Who knows if Mutamassik’s bizarre stylistic mesh is the direct result of her multicultural upbringing, but it certainly feels as though it’s played a part. Having been born in Italy to an Egyptian mother, Guilia Loli moved between Egypt and the USA before returning to Italy once again; Rekkez feels like a hazy memory of this country-hopping past, riddled with chronological slip ups and cultural confusions, with shards of her Egyptian heritage misplaced into the company of vocodered whines and synthesiser inflections.
The rhythms are particularly gorgeous aspect, comprising a delightful array of Egyptian percussion (all of which played with gusto by Guilia herself) stacked into loops that jangle and thud in a manner that feels both lively and incredibly precise. The listener is boldly encouraged to dance, but frequently challenged with the question of how this “dancing” should manifest – often the rhythms stagger and clatter in a fashion that I can’t imagine sits kindly with the standard dance repertoire of most, thus leaving the listener decipher how best to channel their impulsive will to move.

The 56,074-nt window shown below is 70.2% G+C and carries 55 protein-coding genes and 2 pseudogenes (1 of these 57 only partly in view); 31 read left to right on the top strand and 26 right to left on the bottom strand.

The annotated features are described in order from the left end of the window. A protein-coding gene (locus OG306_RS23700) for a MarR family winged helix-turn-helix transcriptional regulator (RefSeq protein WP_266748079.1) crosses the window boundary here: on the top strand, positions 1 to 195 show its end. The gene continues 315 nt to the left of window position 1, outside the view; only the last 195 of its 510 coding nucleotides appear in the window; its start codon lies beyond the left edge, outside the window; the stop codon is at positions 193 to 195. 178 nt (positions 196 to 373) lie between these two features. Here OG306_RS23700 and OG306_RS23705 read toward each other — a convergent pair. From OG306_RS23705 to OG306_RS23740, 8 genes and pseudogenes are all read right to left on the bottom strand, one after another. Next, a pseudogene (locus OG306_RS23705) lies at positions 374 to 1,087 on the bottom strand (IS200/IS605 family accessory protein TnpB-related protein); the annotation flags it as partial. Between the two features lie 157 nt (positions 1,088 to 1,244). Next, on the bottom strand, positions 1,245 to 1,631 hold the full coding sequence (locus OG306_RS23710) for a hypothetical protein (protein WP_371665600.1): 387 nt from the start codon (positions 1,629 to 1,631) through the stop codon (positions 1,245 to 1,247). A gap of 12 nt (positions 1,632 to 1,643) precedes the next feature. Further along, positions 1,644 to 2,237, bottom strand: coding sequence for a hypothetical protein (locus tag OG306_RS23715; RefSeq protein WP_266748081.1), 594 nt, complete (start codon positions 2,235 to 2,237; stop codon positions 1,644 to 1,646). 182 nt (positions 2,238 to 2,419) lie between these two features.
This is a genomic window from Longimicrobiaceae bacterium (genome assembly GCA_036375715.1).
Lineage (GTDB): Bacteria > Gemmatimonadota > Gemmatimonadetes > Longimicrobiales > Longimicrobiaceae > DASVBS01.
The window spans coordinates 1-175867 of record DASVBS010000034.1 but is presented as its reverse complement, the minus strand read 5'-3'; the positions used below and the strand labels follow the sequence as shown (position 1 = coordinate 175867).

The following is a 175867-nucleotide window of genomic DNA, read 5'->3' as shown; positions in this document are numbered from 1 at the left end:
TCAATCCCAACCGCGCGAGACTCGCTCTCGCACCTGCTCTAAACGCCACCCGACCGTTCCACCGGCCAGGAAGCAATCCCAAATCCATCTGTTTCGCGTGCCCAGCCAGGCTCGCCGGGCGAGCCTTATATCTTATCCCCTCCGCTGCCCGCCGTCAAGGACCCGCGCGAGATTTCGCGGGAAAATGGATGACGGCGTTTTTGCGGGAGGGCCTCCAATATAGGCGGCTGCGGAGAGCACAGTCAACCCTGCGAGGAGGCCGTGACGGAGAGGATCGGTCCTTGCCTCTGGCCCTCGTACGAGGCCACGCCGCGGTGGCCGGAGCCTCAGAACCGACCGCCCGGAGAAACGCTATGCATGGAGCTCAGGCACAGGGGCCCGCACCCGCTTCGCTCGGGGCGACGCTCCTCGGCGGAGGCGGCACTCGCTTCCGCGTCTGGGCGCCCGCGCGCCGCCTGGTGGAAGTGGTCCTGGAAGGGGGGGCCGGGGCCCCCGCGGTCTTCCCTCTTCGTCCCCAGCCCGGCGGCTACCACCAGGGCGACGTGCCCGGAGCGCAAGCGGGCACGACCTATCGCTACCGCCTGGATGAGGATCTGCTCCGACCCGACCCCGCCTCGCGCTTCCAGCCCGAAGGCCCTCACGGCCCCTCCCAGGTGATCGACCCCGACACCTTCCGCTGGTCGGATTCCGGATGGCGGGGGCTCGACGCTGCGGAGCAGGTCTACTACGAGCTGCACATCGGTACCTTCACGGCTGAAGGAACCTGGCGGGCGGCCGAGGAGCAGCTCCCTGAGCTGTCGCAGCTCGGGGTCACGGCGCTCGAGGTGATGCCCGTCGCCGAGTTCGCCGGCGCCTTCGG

The album is also littered with field recordings taken from various locations (Tuscany and Egypt included), which dot the hypnotic loops of beat with snatches of conversation, dog barks and traffic noise. Where as the rhythmic loops are often edited together with clinical precision – thus maintaining the music’s fluidity and momentum – these raw sonic documents of Guilia’s personal experiences are laid somewhat more untidily over the work. They burst into life and cut out abruptly, making visible the seams of the creative process; it’s a fantastic aspect of the album, likening it to travel diary into which Guilia has hastily stuck down her scraps of memory and experience.